GED100 - Environmental Citizenship
Module 1 - Environmental Citizenship
Environmental citizenship is a fascinating topic that allows us to explore multiple layers of issues, concepts and ideas. We will begin with some foundational concepts that we will use to guide ourselves on this learning journey.
In this Lesson, we will explore the concepts of environmental citizenship and sustainable development including how they are interpreted and implemented. We will also explore what makes a good environmental citizen. We will continue to explore these concepts throughout the course.
By the end of this module, you should be able to:
1.0 Explain the concept of environmental citizenship and provide examples demonstrating the roles and responsibilities of people within the global ecosystem.
1.1 Define environmental citizenship.
1.2 Define sustainable development
1.3 Outline some of the roles and responsibilities of people as good stewards of the environment.
Environmental Citizenship (Dobson & Bell 2006) is a concept that arose in Canada and that has been adopted around the world. Initially created by Environment Canada, it comprises three main attributes:
- The idea that we are an integral part of our environment,
- The recognition that our future is dependent upon the way in which we care for our own environment, and
- The sense of responsibility that engenders positive action on behalf of the environment.
In order to achieve these, the success of environmental citizenship requires everyone's participation. This includes:
- An informed citizenry, in tune with the needs of the environment and its impact on human life,
- A supportive government, interested in fostering useful and working relationships, and
- An interest in protecting and conserving the environment - even if this comes in the form of a desire for human self-preservation.
Unfortunately, Environment Canada has removed all references and links to the materials it developed concerning Environmental Citizenship. Many assume that its removal was politically motivated as it placed a tremendous amount of attention on government regulations and the importance of active citizenry.
"Environmental citizenship is not a new form of political belief or discipline of study. It is a simple reiteration of a known fact - that the preservation of the environment is an obligation entrusted upon everyone and all governments by virtue of the inherent relationship between people and nature and between citizens and their governments. When citizens and governments come together to build a partnership for the environment, whether it is for a lake or another ecosystem, they are making a big step toward ensuring sustainability. There is no doubt that the environmental degradation and destruction that are due mainly to human actions are not irreversible, but it is also true that corrective actions can happen with human interventions from and through the governed and their governors"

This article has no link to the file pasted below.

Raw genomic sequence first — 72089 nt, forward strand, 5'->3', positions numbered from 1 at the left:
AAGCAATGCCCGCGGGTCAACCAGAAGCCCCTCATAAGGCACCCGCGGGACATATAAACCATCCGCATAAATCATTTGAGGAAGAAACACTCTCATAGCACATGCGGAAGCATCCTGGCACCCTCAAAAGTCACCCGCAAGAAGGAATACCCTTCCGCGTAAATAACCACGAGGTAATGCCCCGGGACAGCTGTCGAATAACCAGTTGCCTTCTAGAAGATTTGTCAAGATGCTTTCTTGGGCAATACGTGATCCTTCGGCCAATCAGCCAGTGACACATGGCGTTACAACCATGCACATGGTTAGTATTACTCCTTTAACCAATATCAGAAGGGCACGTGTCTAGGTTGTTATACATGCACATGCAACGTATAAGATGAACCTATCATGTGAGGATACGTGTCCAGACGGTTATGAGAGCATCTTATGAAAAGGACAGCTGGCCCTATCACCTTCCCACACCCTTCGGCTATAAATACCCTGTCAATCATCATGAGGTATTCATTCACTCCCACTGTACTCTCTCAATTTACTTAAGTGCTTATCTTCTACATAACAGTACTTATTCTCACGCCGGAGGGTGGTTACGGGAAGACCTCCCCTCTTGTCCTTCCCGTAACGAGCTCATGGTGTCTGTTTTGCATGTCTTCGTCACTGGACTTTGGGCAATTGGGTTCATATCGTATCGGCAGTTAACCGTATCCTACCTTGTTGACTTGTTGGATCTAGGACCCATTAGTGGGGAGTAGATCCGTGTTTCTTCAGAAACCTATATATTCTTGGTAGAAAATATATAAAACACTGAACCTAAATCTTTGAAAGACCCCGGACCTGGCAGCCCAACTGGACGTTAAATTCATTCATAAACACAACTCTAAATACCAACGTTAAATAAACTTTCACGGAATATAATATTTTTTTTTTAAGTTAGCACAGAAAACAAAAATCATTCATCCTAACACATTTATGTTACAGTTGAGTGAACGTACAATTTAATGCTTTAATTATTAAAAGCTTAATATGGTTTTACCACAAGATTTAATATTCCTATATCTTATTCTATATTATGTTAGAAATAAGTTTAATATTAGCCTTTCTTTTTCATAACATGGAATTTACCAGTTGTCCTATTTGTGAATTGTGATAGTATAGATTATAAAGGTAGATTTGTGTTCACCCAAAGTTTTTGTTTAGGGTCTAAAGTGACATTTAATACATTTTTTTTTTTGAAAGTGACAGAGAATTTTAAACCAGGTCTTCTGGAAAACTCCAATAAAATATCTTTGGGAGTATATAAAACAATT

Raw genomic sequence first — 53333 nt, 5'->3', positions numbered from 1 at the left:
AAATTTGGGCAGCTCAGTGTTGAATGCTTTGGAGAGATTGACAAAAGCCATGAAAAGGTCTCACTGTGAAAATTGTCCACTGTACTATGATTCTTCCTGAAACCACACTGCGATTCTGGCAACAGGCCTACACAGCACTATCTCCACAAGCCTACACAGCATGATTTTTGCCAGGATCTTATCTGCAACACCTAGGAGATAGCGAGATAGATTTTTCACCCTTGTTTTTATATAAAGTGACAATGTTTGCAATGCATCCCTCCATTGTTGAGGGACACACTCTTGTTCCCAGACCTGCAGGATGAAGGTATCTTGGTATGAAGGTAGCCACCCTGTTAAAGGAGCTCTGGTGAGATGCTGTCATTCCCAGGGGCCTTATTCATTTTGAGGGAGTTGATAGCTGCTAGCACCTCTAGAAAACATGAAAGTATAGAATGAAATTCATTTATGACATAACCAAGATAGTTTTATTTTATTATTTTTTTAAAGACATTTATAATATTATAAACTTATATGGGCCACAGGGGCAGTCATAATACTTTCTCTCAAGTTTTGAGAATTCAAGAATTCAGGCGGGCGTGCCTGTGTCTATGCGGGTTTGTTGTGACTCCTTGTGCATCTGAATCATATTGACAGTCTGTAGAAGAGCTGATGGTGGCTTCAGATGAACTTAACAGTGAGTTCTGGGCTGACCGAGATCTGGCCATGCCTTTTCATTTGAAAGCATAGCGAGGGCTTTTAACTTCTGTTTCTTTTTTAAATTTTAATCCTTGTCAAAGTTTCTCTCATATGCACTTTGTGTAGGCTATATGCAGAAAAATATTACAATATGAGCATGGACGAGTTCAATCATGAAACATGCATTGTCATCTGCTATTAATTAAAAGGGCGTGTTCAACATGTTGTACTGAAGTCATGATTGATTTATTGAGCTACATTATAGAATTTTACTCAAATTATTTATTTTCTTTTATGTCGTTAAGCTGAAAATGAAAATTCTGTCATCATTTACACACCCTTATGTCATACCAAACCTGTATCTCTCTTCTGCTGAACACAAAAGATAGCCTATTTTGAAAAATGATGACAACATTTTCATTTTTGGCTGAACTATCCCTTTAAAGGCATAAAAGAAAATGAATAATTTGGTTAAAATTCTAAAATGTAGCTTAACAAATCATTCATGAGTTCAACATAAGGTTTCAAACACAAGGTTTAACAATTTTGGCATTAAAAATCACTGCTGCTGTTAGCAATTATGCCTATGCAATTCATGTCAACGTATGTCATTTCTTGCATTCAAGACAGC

[Source: United Nations Environment Program. (2000). Environmental Citizenship: An Introductory Guidebook on Building Partnerships between Citizens and Local Governments for Environmental Sustainability.]
Video - I am Global Citizen
Here's a short video spanshot on what it means to be a "global citizen"/"environmental citizen"
Learning Activity - Website
For now, just to plant the seeds of understanding, take a few minutes to read National Geographic’s news article by Andrea Stone that reveals their findings from the 2014 version of a global survey on sustainable behaviours by country.
Canada is ranked 17 out of 18 countries or 2nd worst for environmental impact. India and China ranked 1st and second respectively. What is it about these results that surprise you? How is consumer behaviour in India and China more sustainable than Canada?
Sustainability (Dobson 2007) means different things to different people but, in conjunction with the environment, it primarily means that we must live within the Earth's limits. Resources are not unlimited in supply and the Earth's ability to absorb and recycle our waste is not infinite either. Sustainable development is the process of meeting the needs of human societies today without compromising the needs of future generations (Environment & Climate Change Canada, 2014).
With regards to sustainability, a "sustainable earth" would showcase the following qualities:
- We would have air and water so clean that we wouldn't even think twice about going outside or drinking tap water,